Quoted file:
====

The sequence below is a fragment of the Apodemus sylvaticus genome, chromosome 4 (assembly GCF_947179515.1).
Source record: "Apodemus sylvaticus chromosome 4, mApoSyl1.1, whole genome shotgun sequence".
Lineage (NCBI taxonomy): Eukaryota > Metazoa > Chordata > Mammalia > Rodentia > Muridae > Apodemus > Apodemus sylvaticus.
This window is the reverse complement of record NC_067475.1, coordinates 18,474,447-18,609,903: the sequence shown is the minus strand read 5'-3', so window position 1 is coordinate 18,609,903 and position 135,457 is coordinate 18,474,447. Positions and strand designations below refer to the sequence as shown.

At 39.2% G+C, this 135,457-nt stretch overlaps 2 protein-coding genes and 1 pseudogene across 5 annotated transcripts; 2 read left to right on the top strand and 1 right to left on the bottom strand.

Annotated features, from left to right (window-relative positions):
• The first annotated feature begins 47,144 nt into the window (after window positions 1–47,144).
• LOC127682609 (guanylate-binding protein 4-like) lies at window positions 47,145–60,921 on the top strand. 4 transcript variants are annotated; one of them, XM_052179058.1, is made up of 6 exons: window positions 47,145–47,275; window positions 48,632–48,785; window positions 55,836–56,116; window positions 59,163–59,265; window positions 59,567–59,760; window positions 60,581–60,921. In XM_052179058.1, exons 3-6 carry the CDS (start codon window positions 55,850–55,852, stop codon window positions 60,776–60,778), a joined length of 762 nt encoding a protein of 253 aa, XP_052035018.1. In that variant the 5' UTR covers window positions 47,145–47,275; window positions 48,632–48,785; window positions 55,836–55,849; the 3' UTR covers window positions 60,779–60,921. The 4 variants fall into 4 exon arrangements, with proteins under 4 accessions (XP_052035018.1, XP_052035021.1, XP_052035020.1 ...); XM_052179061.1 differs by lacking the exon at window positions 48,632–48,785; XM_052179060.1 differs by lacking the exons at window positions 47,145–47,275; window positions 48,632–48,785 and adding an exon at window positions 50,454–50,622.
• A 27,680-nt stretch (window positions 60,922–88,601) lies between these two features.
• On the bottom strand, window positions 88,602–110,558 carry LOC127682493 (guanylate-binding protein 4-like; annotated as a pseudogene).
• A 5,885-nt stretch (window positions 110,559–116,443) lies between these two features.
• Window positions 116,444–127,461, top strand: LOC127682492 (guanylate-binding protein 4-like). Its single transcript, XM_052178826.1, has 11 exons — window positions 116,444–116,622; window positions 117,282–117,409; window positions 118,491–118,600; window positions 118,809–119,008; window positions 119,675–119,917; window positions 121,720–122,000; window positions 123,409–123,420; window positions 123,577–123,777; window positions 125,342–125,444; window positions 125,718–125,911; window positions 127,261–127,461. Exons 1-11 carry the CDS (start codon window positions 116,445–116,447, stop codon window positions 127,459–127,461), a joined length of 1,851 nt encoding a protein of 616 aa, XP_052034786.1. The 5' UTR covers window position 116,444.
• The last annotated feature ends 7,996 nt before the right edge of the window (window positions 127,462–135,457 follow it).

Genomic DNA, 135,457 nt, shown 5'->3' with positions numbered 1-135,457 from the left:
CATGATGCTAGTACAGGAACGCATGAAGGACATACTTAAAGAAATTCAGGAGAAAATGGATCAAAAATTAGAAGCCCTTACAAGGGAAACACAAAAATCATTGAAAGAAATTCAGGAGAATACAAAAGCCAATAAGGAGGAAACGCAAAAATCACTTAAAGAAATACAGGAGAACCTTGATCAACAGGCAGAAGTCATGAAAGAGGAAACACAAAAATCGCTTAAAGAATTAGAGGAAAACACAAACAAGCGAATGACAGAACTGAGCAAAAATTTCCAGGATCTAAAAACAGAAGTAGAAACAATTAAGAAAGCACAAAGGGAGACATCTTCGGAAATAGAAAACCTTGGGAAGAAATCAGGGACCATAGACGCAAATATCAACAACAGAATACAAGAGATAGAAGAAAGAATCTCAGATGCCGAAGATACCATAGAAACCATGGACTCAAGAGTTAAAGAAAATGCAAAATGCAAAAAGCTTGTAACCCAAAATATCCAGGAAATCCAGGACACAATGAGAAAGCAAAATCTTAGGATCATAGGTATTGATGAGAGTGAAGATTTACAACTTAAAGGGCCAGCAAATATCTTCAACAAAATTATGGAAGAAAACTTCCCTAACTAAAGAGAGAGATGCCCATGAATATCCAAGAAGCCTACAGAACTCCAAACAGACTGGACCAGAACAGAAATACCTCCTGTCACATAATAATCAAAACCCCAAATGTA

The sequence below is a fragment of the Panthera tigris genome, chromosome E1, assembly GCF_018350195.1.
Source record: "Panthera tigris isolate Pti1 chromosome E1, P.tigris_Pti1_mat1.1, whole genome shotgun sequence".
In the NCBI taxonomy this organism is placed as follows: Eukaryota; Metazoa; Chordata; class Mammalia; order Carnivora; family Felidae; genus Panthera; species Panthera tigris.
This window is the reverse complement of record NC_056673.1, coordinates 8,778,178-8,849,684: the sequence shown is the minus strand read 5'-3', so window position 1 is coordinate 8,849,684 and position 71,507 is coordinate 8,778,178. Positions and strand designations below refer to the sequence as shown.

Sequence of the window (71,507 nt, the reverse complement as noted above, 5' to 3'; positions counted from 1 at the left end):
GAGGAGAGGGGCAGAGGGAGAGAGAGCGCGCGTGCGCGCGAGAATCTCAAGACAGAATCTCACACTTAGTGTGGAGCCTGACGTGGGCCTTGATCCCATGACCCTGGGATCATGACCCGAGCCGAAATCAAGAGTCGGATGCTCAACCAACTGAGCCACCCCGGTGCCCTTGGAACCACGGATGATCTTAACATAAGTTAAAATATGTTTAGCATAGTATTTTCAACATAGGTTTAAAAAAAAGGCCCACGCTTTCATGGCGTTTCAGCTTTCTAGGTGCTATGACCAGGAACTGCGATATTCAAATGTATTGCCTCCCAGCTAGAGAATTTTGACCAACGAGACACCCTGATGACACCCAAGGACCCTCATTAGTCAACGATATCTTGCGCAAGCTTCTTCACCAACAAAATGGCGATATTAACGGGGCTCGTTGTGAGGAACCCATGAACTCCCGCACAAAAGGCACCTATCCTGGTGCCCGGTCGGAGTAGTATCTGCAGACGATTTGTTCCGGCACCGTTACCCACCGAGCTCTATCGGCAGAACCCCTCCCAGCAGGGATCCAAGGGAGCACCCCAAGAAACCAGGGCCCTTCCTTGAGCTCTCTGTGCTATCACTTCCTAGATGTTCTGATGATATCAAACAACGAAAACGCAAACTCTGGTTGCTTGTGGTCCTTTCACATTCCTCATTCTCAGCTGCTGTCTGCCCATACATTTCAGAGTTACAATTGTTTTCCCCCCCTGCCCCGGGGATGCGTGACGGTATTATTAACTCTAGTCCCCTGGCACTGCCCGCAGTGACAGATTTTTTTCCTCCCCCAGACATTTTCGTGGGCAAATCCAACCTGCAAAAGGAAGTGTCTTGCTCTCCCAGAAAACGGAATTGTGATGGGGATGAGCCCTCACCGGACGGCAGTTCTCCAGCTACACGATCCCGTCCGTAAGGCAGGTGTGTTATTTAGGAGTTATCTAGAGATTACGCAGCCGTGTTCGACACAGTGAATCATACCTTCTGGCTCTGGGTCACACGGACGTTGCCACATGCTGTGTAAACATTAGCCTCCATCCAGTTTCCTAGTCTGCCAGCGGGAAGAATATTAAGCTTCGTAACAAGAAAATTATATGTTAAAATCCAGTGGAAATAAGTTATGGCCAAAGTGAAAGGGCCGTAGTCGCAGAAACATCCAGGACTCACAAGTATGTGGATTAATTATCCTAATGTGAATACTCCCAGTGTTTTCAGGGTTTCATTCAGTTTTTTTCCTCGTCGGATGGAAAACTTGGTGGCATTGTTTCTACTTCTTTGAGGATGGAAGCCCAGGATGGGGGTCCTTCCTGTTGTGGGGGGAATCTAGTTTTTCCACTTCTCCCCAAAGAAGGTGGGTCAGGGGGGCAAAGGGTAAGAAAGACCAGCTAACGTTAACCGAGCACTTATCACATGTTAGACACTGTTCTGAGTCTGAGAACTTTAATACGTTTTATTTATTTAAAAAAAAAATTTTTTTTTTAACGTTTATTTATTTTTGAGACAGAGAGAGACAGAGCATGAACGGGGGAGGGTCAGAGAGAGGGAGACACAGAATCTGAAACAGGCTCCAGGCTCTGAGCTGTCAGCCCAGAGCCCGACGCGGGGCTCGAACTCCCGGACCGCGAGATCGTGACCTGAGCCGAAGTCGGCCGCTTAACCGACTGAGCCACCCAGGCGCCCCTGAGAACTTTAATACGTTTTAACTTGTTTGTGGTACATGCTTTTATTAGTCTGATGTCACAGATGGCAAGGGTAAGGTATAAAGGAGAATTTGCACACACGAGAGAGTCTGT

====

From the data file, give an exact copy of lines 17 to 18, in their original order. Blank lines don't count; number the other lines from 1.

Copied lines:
Source record: "Panthera tigris isolate Pti1 chromosome E1, P.tigris_Pti1_mat1.1, whole genome shotgun sequence".
In the NCBI taxonomy this organism is placed as follows: Eukaryota; Metazoa; Chordata; class Mammalia; order Carnivora; family Felidae; genus Panthera; species Panthera tigris.